A66 road improvements get green light – how will it affect property?

Chris Edmunds Rural Surveyor A66 Road improvement

A66 road improvements get the green light but how will it affect my land?

Engage & act early. Mitigate impacts. Be prepared.

The recent confirmation that the A66 is to be improved in places between Scotch Corner and Penrith comes after many years looking at this scheme. The proposed improvements are set to transform the east/west connectivity across the Pennines. There will be quicker, safer and more reliable journeys, but for farmers and landowners across the proposed route, there will be concerns.

The same anxieties will also be held by those affected by the proposed Carlisle Southern Link Road (CLSR) and St Cuthbert’s Garden Village. Where land may be affected by any of these proposals, there are already uncertainties and questions.

Chris Edmunds, a Director of Davidson & Robertson (Rural Surveyors & Consultants) has been dealing with Utility & Compulsory Purchase issues for farmers and landowners for many years and says “It is very important to be proactive – even at this early stage, because early planning and consultation can make a difference down the road.”

Working on large scale infrastructure projects in Northern England and Scotland, Chris and the D&R team have been involved with motorway improvements, peripheral routes and bypasses in Scotland, and more locally, supporting Cumbrian clients affected by the ambitious 30KM West Cumbria Water Supply Project. Experience has shown that the sooner you engage with the process, the more likely you can make significant difference.

  1. Engage & act early   

It’s important to engage early and proactively with the acquiring authority, in this case Highways England. This ensures that land and property assets are best protected and affected parties know as much information as possible at any stage.

Acting early, it may be possible to influence the route or design of the scheme in order to mitigate losses on your business or property and certainly this has worked well in the past on other schemes (like the pipeline) we have been involved with.

“Sometimes we were brought in too late and couldn’t help with access and route changes or with accommodation works, but for clients engaged at the start, we were able to deliver pragmatic compromises.’

We are already talking to farmers and landowners who could be affected by the A66 and Carlisle’s Southern link and

are happy to talk to others with initial concerns or questions – be that over the phone or at an arranged meeting (taking in to account current government guidance on COVID-19).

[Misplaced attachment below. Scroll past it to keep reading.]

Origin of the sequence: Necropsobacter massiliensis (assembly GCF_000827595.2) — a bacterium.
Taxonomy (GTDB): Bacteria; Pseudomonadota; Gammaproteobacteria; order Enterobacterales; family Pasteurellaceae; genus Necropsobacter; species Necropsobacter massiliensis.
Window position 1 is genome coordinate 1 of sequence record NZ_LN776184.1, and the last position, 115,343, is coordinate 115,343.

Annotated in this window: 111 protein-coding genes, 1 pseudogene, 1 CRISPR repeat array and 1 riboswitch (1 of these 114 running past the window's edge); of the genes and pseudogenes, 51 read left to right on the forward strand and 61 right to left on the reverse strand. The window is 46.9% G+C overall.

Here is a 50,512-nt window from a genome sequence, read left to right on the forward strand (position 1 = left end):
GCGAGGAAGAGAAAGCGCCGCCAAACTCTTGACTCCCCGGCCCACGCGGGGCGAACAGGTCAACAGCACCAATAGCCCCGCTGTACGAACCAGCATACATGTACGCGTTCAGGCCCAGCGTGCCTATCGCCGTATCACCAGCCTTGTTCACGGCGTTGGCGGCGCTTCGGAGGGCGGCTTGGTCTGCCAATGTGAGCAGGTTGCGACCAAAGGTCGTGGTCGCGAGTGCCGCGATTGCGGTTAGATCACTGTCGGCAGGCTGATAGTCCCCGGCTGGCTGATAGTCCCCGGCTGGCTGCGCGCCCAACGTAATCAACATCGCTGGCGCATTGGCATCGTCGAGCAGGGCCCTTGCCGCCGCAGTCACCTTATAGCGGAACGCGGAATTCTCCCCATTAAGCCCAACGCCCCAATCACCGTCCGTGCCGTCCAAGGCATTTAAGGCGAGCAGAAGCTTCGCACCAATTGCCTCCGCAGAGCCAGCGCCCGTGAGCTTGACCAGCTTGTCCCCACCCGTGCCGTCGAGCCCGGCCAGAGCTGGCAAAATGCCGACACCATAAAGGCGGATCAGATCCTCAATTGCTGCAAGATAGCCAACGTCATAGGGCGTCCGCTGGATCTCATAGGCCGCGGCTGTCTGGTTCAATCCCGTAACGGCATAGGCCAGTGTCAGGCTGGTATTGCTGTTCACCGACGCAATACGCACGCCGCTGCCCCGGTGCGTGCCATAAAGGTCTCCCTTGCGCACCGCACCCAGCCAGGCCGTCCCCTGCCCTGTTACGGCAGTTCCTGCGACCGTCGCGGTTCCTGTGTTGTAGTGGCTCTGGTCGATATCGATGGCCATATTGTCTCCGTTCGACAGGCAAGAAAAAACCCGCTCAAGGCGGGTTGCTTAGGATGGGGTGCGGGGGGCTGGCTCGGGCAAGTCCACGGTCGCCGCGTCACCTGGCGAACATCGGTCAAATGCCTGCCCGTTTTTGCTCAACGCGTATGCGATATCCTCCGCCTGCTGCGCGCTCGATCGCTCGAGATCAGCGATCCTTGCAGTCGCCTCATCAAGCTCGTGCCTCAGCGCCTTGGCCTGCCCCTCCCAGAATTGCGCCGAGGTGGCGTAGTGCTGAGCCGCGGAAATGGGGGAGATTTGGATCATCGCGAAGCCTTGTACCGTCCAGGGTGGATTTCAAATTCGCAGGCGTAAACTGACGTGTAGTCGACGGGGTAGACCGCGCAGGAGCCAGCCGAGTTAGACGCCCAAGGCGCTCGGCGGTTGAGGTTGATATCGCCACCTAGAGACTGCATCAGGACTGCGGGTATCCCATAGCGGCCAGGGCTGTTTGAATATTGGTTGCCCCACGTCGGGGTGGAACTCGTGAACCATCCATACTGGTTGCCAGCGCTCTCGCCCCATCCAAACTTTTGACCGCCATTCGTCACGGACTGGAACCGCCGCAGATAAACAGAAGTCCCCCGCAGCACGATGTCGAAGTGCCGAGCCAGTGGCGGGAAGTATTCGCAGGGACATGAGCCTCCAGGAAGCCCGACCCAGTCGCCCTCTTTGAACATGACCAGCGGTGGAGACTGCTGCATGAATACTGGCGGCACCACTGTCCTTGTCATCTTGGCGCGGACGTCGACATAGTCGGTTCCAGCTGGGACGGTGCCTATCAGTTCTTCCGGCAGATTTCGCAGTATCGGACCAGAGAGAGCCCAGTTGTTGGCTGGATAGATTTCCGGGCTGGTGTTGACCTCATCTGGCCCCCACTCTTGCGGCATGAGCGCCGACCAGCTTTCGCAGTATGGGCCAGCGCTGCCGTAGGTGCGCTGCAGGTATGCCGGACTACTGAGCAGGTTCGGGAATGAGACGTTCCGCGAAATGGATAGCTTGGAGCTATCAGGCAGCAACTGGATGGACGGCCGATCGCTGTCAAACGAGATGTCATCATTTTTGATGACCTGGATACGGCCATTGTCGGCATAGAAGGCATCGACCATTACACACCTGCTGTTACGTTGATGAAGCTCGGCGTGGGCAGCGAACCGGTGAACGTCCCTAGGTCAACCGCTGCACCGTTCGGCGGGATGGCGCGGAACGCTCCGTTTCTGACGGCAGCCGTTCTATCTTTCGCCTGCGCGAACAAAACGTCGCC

1. Mitigate impact and consider these practical issues

There is so much more to consider than the loss of land and upheaval at the time.  From the outset it can be a very stressful time, with farmers and landowners concerned about protecting the landscape as well as their income and there’s often a lot of additional paperwork for subsidies, inconvenience for moving stock, disturbance and crop losses. Some of the key questions asked include:

  • Is my property blighted?
  • Are my land rights affected?
  • Loss of income & profits; either from land, property or both
  • Implications for Basic Payment Scheme
  • Environmental or Countryside Stewardship Scheme – how will this affect my schemes?
  • Crop loss
  • Drainage
  • Fencing
  • Reinstatement
  • Compensation
  • Loss of trees & woodland
  1. Be prepared and negotiate

These large infrastructure schemes take years to develop and implement. In our experience with other schemes, the key is to be prepared and the road ahead will be less bumpy.

Knowing where you stand on how to mitigate the impact and having an Agent on board with a good CPO & Utilities team means they can negotiate on your behalf. It should give you more confidence in your approaches with the Highways team and the work ahead.

Expertise makes a difference when it comes to land or property acquisition – especially relating to compulsory purchase or where land has been injuriously affected.

Injurious affection can often be a very subtle negotiation in terms of gaining fair compensation. Taking small areas of a field can have a huge impact on the operations for the farmer (this is certainly true with the Cumbria ‘pipeline’ project).

Very rarely do people want such schemes but the principle that these schemes are to provide wider public bene

fit means that affected parties should be no worse or better off as a result of a scheme than before the scheme starts.

If you are facing any form of land/property purchase or if contractors or utility companies require access to your land get in touch with an experienced Agent.

Chris Edmunds is a  Chartered Surveyor and Director of Davidson & Robertson. He heads the CPO and Utilities team for Northern England. Contact 01900 268633 or email CE@drrural.co.uk   

Davidson & Robertson Surveyor assesses A66 proposed improvements


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